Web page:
According to a well-known proverb, the eyes are the mirror of the soul. But what if your skin could be the mirror of your bones? In a brand new study, Yale School of Medicine researcher Dr. Lubna Pal suggests that there might be a direct correlation between common wrinkles on the face such as laugh and frown lines, the neck, and bone density.
After analyzing facial skin firmness, depth, and quantity of wrinkles, Dr. Pal observed that the worse the skin condition, the lower the hip, lumbar and spine density found in middle-aged study subjects- all women. And the opposite appears to apply as well; firmer facial skin was linked to greater bone density.
As Dr. Pal explains, “Bones and skin share common building blocks – a group of proteins known as collagens. As we age, changes in collagen may account for age-related skin changes, including worsening skin wrinkles and sagging skin, and also contribute to deterioration of bone. Ultimately, we want to know if intensity of skin wrinkles can allow identification of women who are more likely to fracture a bone.”
So What’s Wrong With Making This Connection?
On the surface, Dr. Pal’s observations seem logical. After all, if aging skin suffers damage, and skin and bones are made of the same proteins, more wrinkles reflect more collagen damage. And since bones are made up of mineralized collagen and a collagen matrix, the visual observation of facial lines could offer a glimpse into the condition of bones.
But once we start digging deeper, it’s easy to realize that this study misses the point entirely.
Dr. Pal is in-step with reductionism, a ‘philosophy’ (if it can be called that) applied by the medical establishment where scientists study small and defined phenomena rather than the whole picture. The biological phenomena under observation is fragmented and simplified by omitting relevant information, most often leading to conclusions that are completely disconnected from reality.
Terrible Unintended Consequences
A perfect example of reductionism is GlaxoSmithKline’s Avandia, the world’s best-selling diabetes drug. Used to increase insulin sensitivity in Type II diabetics, its sale was suspended in Europe and severely restricted in the US in 2010.
Indeed, Avandia performed its task, but with terrible unintended consequences: a Cleveland Clinic study showed that patients taking Avandia had a 43% greater risk of a heart attack or other cardiovascular problems.
This is what happens when scientists fail to look at the whole picture.
Another good example of how the isolation of one health condition from the rest of the body leads to dreadful unintended consequences is – you guessed it – osteoporosis drugs and their side-effects, including the irreversible Osteonecrosis of the Jaw (ONJ).
And these side-effects unleash a vicious cycle of yet more prescriptions to mitigate them. As s I write in the Osteoporosis Reversal Program:
“…more often than not, side-effects of osteoporosis drugs are treated with yet more medicines that have their own side-effects. For example, when patients taking bisphosphonates complain of gastrointestinal discomfort, doctors are typically not ready to stop the drug treatment and therefore prescribe an acid reducer such as Nexium or Prevacid. Little does the patient know that these medicines hinder calcium absorption, causing even more bone loss…”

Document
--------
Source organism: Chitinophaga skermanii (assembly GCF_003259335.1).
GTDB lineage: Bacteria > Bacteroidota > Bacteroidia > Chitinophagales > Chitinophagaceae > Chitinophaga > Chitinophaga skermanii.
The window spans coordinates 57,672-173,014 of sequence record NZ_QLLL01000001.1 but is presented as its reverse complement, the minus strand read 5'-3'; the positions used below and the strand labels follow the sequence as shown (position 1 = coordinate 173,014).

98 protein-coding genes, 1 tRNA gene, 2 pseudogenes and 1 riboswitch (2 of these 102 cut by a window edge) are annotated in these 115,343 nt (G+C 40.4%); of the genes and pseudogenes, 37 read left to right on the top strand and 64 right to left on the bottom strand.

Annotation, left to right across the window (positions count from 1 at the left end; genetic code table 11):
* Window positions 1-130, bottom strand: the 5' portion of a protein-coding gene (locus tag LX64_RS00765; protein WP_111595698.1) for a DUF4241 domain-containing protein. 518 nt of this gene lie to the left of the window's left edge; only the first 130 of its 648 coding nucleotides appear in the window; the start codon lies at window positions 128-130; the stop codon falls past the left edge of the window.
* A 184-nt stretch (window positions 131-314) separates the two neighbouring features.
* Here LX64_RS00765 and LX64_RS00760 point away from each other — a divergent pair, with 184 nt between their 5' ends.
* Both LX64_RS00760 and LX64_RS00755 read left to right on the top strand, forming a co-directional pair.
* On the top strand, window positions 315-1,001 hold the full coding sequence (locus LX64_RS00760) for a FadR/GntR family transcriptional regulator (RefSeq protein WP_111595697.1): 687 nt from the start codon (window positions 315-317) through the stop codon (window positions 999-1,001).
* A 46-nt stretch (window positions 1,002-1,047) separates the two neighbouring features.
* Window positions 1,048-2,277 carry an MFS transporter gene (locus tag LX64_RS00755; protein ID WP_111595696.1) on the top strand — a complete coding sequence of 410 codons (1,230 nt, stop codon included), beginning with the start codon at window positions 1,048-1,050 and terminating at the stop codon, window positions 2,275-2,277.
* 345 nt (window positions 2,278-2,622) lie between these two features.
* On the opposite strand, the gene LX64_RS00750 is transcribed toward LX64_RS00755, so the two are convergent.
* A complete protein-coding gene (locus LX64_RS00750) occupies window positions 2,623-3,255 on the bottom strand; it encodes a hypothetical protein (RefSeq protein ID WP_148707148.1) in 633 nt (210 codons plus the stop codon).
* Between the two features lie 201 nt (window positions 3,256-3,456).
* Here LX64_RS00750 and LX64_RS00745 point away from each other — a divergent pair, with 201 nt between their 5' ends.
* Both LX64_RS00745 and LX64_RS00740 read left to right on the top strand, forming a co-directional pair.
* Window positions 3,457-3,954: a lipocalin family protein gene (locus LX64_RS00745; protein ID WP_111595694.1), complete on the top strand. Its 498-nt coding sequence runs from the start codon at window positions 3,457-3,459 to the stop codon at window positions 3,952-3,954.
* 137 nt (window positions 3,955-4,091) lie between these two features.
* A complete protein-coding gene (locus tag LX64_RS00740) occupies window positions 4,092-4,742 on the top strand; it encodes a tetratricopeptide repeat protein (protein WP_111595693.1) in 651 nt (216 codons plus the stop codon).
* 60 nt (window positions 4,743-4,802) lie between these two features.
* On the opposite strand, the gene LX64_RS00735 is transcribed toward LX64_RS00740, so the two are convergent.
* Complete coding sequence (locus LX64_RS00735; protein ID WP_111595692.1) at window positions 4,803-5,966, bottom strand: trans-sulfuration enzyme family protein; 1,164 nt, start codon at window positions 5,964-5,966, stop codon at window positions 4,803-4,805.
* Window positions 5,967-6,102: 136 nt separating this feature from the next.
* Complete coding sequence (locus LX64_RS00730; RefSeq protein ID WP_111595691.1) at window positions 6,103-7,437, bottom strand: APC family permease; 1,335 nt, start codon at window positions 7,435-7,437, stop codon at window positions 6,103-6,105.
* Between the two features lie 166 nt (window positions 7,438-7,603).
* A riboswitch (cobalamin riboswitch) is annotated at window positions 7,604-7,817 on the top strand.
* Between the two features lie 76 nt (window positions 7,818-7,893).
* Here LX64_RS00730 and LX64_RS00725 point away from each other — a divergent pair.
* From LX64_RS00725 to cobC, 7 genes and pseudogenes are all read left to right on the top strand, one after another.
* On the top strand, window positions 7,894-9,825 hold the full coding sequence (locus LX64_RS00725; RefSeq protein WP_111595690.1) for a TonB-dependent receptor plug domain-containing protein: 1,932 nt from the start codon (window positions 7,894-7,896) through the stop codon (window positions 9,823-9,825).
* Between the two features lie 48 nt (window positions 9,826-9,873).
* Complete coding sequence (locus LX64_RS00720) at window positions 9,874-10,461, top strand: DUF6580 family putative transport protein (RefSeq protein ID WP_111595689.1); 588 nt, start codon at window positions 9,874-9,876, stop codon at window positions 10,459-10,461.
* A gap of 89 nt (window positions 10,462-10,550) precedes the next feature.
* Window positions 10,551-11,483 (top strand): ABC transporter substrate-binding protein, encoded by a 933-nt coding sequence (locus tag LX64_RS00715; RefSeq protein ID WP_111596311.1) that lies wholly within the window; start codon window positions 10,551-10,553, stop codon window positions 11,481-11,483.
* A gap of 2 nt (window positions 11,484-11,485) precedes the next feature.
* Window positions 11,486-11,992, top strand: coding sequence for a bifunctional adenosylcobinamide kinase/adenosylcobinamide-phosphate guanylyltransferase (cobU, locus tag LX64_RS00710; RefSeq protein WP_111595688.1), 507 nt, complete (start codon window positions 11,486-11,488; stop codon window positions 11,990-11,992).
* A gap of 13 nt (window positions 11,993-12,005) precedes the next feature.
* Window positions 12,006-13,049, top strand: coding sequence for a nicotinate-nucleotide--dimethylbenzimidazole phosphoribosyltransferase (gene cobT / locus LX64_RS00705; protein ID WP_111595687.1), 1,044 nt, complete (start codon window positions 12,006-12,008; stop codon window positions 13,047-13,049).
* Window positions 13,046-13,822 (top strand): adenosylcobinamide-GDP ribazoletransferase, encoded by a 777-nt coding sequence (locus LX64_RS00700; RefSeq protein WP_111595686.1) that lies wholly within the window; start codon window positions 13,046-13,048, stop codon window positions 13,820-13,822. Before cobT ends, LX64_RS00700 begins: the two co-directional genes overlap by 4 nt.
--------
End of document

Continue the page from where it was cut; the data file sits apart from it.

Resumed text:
The Yale Study Flaws
What I find truly baffling is that some are surprised by these study results. It is no secret that poor nutrition and lifestyle habits lead to poor health, which leads to – among other things – lots of wrinkles. For example, The Standard American Diet is not only highly acidifying; it is also practically devoid of antioxidants and many other important nutrients that protect the skin. And not surprisingly, you need those antioxidants and nutrients to build strong bones too.
Add to this the myriad of chemicals added to foods and the rampant use of artificial sweeteners, and it is not difficult to see how damaged skin is tied to weak bones that could easily fracture.
Also, lack of sleep or poor sleeping habits can ravage your skin while elevating your stress levels. And high levels of stress is another factor that contributes to weak bones.
You see, the number of studies one can conduct in this vein would be endless. That’s because unhealthy eating and lifestyle habits for the most part will have an overall negative effect on your entire body. And in your body’s wisdom, it gives you “warning signs”. Sometimes those come in the form of pain and other times as wrinkles.
As I mentioned earlier, reductionism doesn’t look at the whole picture. Instead of isolating and fragmenting our biology, we have to look at it as one perfectly synchronized and interdependent system designed for optimal health. And the Osteoporosis Reversal Program does just that, with the clear understanding that …
Beauty Comes From the Inside Out
Like your bones, your skin needs to be nourished with the right nutrients – vitamins, minerals, and antioxidants – working in harmony with each other and with other metabolic processes. It also needs to be free of other harmful substances.
And the great part is that you’ll be feeding your skin what it needs as well.
For example, you may know that Vitamin C is a Foundation Supplement. This potent antioxidant and crucial nutrient plays a critical role in collagen production. Other Foundation Supplements involved in collagen integrity are Copper, Manganese, and Silicon. Plus when you are on the Program, you are already eating a large variety of antioxidant-rich foods.
Again, one of the unintended consequences of the Osteoporosis Reversal Program is that your skin will have a healthy and luminous glow.